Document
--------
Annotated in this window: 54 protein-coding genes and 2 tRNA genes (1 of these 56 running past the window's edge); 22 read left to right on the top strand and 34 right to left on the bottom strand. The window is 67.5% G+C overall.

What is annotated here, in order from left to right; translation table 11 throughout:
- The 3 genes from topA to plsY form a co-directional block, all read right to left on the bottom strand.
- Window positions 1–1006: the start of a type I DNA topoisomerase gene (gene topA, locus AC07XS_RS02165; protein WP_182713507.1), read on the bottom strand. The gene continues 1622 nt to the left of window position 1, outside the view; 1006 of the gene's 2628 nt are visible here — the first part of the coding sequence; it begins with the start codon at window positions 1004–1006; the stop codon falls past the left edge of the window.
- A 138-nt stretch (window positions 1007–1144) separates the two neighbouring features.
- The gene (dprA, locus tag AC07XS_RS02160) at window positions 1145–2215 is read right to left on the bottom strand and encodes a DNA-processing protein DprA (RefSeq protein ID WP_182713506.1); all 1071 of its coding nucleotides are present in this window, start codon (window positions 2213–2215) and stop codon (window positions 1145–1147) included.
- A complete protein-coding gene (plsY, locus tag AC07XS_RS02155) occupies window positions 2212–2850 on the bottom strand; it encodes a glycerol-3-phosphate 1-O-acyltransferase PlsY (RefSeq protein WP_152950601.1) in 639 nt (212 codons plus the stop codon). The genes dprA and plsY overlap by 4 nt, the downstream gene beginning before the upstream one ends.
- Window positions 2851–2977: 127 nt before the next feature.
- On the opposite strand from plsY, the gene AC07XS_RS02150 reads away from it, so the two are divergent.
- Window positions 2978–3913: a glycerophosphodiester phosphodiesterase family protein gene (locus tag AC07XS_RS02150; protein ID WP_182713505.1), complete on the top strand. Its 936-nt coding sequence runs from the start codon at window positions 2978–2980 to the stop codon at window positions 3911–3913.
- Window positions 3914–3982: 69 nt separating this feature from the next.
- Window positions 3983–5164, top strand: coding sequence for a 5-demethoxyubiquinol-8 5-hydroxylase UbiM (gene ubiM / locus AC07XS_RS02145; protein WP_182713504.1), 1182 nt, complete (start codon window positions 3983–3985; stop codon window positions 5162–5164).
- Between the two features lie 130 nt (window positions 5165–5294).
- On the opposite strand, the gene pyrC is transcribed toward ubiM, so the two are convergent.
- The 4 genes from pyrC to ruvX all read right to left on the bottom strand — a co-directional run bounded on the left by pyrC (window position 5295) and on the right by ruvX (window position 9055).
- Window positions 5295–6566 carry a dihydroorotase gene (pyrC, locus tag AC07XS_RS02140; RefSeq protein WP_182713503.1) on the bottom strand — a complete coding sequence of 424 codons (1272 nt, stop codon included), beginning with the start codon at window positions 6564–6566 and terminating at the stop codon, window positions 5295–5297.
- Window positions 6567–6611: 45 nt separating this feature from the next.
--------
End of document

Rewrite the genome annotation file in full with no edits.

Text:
Annotated in this window: 54 protein-coding genes and 2 tRNA genes (1 of these 56 running past the window's edge); 22 read left to right on the top strand and 34 right to left on the bottom strand. The window is 67.5% G+C overall.

What is annotated here, in order from left to right; translation table 11 throughout:
- The 3 genes from topA to plsY form a co-directional block, all read right to left on the bottom strand.
- Window positions 1–1006: the start of a type I DNA topoisomerase gene (gene topA, locus AC07XS_RS02165; protein WP_182713507.1), read on the bottom strand. The gene continues 1622 nt to the left of window position 1, outside the view; 1006 of the gene's 2628 nt are visible here — the first part of the coding sequence; it begins with the start codon at window positions 1004–1006; the stop codon falls past the left edge of the window.
- A 138-nt stretch (window positions 1007–1144) separates the two neighbouring features.
- The gene (dprA, locus tag AC07XS_RS02160) at window positions 1145–2215 is read right to left on the bottom strand and encodes a DNA-processing protein DprA (RefSeq protein ID WP_182713506.1); all 1071 of its coding nucleotides are present in this window, start codon (window positions 2213–2215) and stop codon (window positions 1145–1147) included.
- A complete protein-coding gene (plsY, locus tag AC07XS_RS02155) occupies window positions 2212–2850 on the bottom strand; it encodes a glycerol-3-phosphate 1-O-acyltransferase PlsY (RefSeq protein WP_152950601.1) in 639 nt (212 codons plus the stop codon). The genes dprA and plsY overlap by 4 nt, the downstream gene beginning before the upstream one ends.
- Window positions 2851–2977: 127 nt before the next feature.
- On the opposite strand from plsY, the gene AC07XS_RS02150 reads away from it, so the two are divergent.
- Window positions 2978–3913: a glycerophosphodiester phosphodiesterase family protein gene (locus tag AC07XS_RS02150; protein ID WP_182713505.1), complete on the top strand. Its 936-nt coding sequence runs from the start codon at window positions 2978–2980 to the stop codon at window positions 3911–3913.
- Window positions 3914–3982: 69 nt separating this feature from the next.
- Window positions 3983–5164, top strand: coding sequence for a 5-demethoxyubiquinol-8 5-hydroxylase UbiM (gene ubiM / locus AC07XS_RS02145; protein WP_182713504.1), 1182 nt, complete (start codon window positions 3983–3985; stop codon window positions 5162–5164).
- Between the two features lie 130 nt (window positions 5165–5294).
- On the opposite strand, the gene pyrC is transcribed toward ubiM, so the two are convergent.
- The 4 genes from pyrC to ruvX all read right to left on the bottom strand — a co-directional run bounded on the left by pyrC (window position 5295) and on the right by ruvX (window position 9055).
- Window positions 5295–6566 carry a dihydroorotase gene (pyrC, locus tag AC07XS_RS02140; RefSeq protein WP_182713503.1) on the bottom strand — a complete coding sequence of 424 codons (1272 nt, stop codon included), beginning with the start codon at window positions 6564–6566 and terminating at the stop codon, window positions 5295–5297.
- Window positions 6567–6611: 45 nt separating this feature from the next.